For example, the opening scene bringing the Kingpin into the story is totally useless. It’s filler. Ultimate Spider-Man probably would be a lot better if it weren’t for the double issue months. Bendis might figure out his story.
There’s a lot of potential in the Black Cat meeting though, because Bendis still writes Peter well. Hopefully, he won’t disappoint in the plotting.
But that Bagley art’s gross.
Not a good issue. The stuff at the end, with Mary Jane’s dad flipping out and May and Gwen off to the rescue, that stuff is good. The stuff with Peter and Mary Jane, kind of good. It’s all a little redundant, especially since Bendis and Bagley just got done with their terrible Ultimate Black Cat introduction.
For a while, when Bagley was concentrating on Black Cat’s eyes (in very Cooke Catwoman googles), I didn’t think her costume was going to be inordinately exploitative. I even got hopeful Bendis would have fun with the bad luck powers. I was totally wrong about the former and mostly wrong about the latter.
Especially after Peter shows up. I think the issue’s oversized is for the lame fight.
It’s great Bendis writes May and Gwen so well, but they shouldn’t be the best thing in an issue. I don’t even think Gwen talks.
And here comes the secret identity stuff. Kingpin is going to find Peter out! But wait, doesn’t Peter know Nick Fury? Can’t they do something? Nick Fury would move heaven and earth for Aunt May but not against Kingpin? That story’s a lot more interesting than the one Bendis is going to tell, I’m sure.
Otherwise, it’s a pretty good issue. Jonah realizes he’s been wrong and he tries to be a reporter. There’s a funny fight scene with the Enforcers. It’s way too long, but it’s funny.
Bendis once again tells some of the story in the opening recap, this time about Jonah changing his mind about the District Attorney race. He easily could’ve spared two pages of the fight scene for a good real scene.
Then there’s the standoff with Peter and Kingpin and it’s only okay. The jokes aren’t good enough (from either of them).
I just love how Bendis handles Ultimate Kingpin and Peter. I know I’ve already said it, but it’s even better this issue. The relationship between the two obviously has to do with Peter’s idealism, which is just the inherent lack of reality of superhero comics. Bendis, with Bagley’s art beautifully working against it, is trying to bring some gravitas to Ultimate Spider-Man.
He’s not doing it with a dark story or whatever, he’s doing it with politics and corruption and Jonah being a really shallow guy. It’s a great issue. I don’t remember the last time the comic was so impressive, actually.
And I started this arc nonplussed. Bendis shaved the weaker story arc for this issue (the secret identity) and married the Kingpin and District Attorney candidate nicely. Using Ultimate Ben Urich helps, of course, since Bendis writes him so well.
The moment with May is outstanding too.
Bendis introduces three new plot lines–the Kingpin is back, too many people know Peter is Spider-Man and the Bugle is backing a mayoral candidate who’s out to get Spider-Man. Well, maybe not a mayoral candidate. I wasn’t paying too much attention.
To stay true to his form, Bendis will likely tie these three plot lines together, which doesn’t make much sense. In a lot of ways, it feels like Bendis doesn’t know what he’s doing here.
But he’s at least doing it in good scenes. He excels at the Bugle stuff, even when people are being quiet, and he also excels at Ultimate Kingpin. Bendis writes a very funny Kingpin. Unfortunately, the Spider-Man identity question gets the least treatment.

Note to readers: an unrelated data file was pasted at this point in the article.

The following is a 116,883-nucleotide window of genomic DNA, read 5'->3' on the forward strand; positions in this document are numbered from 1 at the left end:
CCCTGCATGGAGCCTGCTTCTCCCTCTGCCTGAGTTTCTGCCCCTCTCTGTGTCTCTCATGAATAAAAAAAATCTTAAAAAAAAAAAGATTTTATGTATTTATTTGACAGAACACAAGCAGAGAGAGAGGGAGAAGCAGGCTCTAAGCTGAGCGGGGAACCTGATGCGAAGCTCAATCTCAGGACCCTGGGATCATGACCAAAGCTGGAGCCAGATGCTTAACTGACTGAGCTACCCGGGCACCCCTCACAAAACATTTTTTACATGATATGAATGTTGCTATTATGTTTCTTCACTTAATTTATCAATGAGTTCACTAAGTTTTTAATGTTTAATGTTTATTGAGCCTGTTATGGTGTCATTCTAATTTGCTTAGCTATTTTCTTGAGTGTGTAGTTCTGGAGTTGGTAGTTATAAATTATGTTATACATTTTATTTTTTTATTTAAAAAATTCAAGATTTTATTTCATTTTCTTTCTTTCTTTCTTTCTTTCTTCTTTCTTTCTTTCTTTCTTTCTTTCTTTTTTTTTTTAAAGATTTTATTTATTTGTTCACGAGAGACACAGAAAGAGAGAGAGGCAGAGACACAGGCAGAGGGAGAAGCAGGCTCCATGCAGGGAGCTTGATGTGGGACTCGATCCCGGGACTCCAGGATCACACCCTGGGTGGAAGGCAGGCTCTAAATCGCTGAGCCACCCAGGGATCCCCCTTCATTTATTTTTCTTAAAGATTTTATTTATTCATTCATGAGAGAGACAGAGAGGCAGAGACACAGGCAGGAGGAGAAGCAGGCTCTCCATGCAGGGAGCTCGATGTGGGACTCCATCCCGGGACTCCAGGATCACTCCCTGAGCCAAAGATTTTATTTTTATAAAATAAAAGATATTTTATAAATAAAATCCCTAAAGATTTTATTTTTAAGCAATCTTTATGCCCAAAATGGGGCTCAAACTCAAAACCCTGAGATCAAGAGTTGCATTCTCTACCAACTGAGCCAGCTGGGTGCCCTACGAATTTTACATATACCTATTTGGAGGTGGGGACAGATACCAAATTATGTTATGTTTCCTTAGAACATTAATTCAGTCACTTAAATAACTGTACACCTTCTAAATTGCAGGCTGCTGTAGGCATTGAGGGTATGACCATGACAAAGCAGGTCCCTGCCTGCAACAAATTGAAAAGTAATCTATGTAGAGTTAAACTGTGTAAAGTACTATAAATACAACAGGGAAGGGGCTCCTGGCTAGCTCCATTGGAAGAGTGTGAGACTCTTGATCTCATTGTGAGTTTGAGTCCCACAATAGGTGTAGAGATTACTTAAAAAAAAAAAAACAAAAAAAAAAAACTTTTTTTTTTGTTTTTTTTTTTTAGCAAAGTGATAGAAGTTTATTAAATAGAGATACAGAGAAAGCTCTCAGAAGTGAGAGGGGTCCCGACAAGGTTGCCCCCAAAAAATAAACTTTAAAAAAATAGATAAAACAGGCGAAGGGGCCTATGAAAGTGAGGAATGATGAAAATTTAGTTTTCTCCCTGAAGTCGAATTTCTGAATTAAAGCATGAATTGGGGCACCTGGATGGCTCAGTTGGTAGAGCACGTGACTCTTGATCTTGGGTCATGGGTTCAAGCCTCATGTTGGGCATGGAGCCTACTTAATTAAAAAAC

Having reunited Peter and Mary Jane, Bendis is at a loss for how to write them together. Without drama or tension, there’s nothing for them to do.
Once again, Bendis tries to humanize Ultimate Cap. He gets to close out Ultimate Six with the observation he’s basically a fascist pawn. Bendis doesn’t go so far as to call the United States fascist, but there’s the implication.
Sadly, it’s the only interesting thing Bendis comes up with. Oh, he comes up with some amusing stuff this issue. There’s a good scary moment with Otto, there’s a great moment with Aunt May yelling at SHIELD agents (it’s another of those “where’s Bagley when we need him” moments). But there’s nothing with Peter and the Ultimates, nothing substantial with Peter and Norman Osborn.
I guess Hairsine and Miki do a better job for the finale than they did on the previous five issues. None of the art is jaw-dropping ugly like it had been.
Six feels a little like Bendis testing his writing muscles.
He comes up really short.
More double-paged action crap from Hairsine, though Bendis does eventually come up with a great sequence for the Wasp. It’s in single pages though.
I’m still a little confused how Kraven gets taken out. Apparently a random bit of lightning or electricity hits him and he goes down. Meaning Peter doesn’t actually succeed in anything. He just lucks into living. Kind of makes him a side character in Ultimate Six.
There is a great little moment between Ultimate Cap and Peter (making this issue Ultimate Captain America’s first ever good moment). I wish Mark Bagley had drawn it. Bendis might figure out how to write the Ultimates for this series, but he can’t figure out how to write Peter for someone other than Bagley.
I don’t like the comic, I recognize it’s a bit of a ripoff in terms of cost versus payout, but it’s got some good stuff.
Just when I thought the Hairsine art couldn’t get any worse, it does. Given a huge action sequence from Bendis, Hairsine flubs it and then he somehow worsens it.
There are a lot of double page spreads this issue; Hairsine produces less bad art but on a larger scale.
Putting it mildly, this issue of Ultimate Six is an ugly read. Bendis mildly recovers, revealing Norman isn’t quite as insane as he previously implied, which is good. Norman being able to outthink Nick Fury and all the SHIELD geniuses if he were totally insane is a little much.
Though it’s too bad Bendis doesn’t go anywhere with the alternative life style thread Norman suggests between himself and Doctor Octopus.
The issue also shows no one can write Ultimate Captain America and make him an appealing character. Bendis makes him a dick too.
While the writing’s not incompetent, the comic’s bad.